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Michael Sandora Website

7 Dec

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Paper is expensive.

2 Dec

More than anything from the printing class, I learned how expensive and involved paper making can be.  I’ve always been told about saving paper for trees’ sake and I knew it was expensive, but watching it go through the machines and seeing how it’s actually made gave me a new view of printing and what goes into the final product. This knowledge will certainly impact my printing habits. Not that I didn’t care about how many pages I used, but once you put a process of how something is made behind a product, it gives it more personality and makes one consider where it came from more often.

Michael Sandora Magazine

22 Nov

magazine spread print 3

So this is what the internet looks like outside of Facebook…

18 Nov

Website linked to image.

I think weather.com does a great job with its use of color on the site.  They’ve made somewhat of a brand out of their color blue, but they’ve also done a good job using the color wheel and contrasting that blue with orange. A lot of the links and important information is found in orange (and they are more easily seen because the warm colors come forward), while much of the background is a soft blue.

Website linked to image.

TechCrunch is a website that I really like because its simplicity and organization.  They stick with a standard white background, and use the color green sparingly (mostly for links and headlines when you hover over them with the mouse), but because of the nature of the site (being a wordpress blog) it is really easy to navigate and follow. They have different tabs across the top for other parts of the site, but for the main news, the homepage does a really great job of staying well organized and attractive to a reader when scanning the site.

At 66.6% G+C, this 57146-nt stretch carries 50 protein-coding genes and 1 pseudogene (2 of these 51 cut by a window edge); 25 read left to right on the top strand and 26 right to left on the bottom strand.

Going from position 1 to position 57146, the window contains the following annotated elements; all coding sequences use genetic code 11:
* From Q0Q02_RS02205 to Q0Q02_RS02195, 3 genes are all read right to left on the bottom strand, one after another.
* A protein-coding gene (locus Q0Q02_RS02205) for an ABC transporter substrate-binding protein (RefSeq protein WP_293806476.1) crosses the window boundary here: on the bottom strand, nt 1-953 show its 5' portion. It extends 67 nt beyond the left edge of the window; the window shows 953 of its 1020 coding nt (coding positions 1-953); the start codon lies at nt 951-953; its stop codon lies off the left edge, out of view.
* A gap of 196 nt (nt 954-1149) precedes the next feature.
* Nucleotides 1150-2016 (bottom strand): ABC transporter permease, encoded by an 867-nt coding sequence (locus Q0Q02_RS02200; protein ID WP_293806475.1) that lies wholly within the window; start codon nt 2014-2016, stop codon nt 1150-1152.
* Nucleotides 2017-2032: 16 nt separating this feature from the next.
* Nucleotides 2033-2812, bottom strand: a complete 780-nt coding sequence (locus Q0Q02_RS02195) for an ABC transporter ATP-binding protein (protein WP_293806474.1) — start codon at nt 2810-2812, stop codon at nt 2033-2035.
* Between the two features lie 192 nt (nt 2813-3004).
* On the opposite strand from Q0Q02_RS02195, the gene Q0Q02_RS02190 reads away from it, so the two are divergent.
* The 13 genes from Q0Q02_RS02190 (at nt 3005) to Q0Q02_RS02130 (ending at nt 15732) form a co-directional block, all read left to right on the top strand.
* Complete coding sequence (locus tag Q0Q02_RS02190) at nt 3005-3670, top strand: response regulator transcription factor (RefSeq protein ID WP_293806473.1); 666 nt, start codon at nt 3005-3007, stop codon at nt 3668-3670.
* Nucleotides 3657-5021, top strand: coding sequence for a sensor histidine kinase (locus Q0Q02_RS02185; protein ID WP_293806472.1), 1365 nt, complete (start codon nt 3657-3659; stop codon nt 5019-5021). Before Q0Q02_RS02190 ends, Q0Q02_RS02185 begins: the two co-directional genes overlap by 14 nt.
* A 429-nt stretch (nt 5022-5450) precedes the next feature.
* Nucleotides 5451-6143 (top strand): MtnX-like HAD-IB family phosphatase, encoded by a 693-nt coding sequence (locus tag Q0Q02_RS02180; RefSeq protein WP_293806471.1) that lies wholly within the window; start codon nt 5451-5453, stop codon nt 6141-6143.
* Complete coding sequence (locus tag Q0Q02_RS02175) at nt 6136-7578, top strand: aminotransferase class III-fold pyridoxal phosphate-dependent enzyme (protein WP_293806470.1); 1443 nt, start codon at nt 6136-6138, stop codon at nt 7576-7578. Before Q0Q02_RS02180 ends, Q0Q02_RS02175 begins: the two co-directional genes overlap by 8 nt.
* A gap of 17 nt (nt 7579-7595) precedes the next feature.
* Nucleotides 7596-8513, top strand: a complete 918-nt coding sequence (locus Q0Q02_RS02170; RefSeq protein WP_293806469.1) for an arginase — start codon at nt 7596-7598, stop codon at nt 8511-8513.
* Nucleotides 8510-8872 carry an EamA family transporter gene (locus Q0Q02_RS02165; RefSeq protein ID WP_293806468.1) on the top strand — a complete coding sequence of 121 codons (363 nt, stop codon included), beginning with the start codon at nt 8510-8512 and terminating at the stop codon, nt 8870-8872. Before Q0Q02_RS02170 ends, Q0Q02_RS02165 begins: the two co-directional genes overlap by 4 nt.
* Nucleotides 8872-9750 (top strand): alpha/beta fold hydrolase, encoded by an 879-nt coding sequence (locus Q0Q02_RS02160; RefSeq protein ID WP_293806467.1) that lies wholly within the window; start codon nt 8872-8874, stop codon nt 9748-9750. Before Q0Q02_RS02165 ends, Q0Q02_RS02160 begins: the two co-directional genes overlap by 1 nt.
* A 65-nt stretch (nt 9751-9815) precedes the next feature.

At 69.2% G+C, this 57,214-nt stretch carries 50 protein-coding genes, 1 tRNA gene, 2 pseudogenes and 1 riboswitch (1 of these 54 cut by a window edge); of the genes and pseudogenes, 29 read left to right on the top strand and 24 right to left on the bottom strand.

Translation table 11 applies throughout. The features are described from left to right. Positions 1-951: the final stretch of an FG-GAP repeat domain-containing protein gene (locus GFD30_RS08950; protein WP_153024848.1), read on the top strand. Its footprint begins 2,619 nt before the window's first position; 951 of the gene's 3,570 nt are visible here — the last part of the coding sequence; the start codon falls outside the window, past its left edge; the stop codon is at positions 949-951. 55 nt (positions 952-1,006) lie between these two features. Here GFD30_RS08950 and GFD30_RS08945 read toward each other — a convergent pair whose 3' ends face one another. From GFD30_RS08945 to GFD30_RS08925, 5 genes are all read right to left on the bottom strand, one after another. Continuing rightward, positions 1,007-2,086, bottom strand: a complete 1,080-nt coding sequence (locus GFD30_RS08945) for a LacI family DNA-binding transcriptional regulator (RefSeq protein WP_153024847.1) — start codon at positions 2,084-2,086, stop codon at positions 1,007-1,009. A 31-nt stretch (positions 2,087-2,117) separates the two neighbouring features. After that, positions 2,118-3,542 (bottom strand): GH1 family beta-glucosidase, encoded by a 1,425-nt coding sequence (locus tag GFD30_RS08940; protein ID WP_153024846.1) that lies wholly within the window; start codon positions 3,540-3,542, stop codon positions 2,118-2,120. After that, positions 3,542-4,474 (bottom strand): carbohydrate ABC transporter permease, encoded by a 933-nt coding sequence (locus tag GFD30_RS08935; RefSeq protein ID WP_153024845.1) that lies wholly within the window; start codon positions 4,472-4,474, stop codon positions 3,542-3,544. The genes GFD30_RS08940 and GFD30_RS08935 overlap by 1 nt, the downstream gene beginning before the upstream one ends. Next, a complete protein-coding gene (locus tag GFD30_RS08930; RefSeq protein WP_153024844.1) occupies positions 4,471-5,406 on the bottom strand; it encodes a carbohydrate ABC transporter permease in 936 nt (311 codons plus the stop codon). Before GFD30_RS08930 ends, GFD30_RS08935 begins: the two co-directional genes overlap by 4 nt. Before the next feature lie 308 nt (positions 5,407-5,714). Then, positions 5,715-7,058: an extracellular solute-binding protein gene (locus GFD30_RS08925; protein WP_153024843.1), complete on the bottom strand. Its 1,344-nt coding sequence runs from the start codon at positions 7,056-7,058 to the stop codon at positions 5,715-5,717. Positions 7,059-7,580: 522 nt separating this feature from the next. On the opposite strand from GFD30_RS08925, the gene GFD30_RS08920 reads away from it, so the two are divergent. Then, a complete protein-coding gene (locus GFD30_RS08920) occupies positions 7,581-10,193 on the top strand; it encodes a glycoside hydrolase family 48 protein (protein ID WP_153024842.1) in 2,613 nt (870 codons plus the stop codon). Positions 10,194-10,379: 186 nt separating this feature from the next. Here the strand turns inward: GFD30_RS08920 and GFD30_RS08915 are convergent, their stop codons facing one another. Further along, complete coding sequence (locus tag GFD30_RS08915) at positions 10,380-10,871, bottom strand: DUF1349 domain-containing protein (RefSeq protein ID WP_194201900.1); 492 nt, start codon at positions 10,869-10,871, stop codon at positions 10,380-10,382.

Website linked to image.

I think that the NHL needs to rethink their website templates. Just about every NHL team uses the same website template (most likely issued by the NHL because they are all ____.nhl.com), and they are just a bit cluttered and not very attractive.  I do like the box that shows the Flyers’ upcoming game and their most recent game behind it, but you need to scroll down to find their schedule, and behind that in a different box is the standings. I would think that these are important enough to warrant a position front and center when you visit the site, and honestly, scrolling down a bit is not a huge deal for the casual internet browser, but I think they could do a better job with moving this information around so that it’s the first thing one sees when visiting the site– mostly because it’s the first thing most people look for when they go there.

Website linked to image.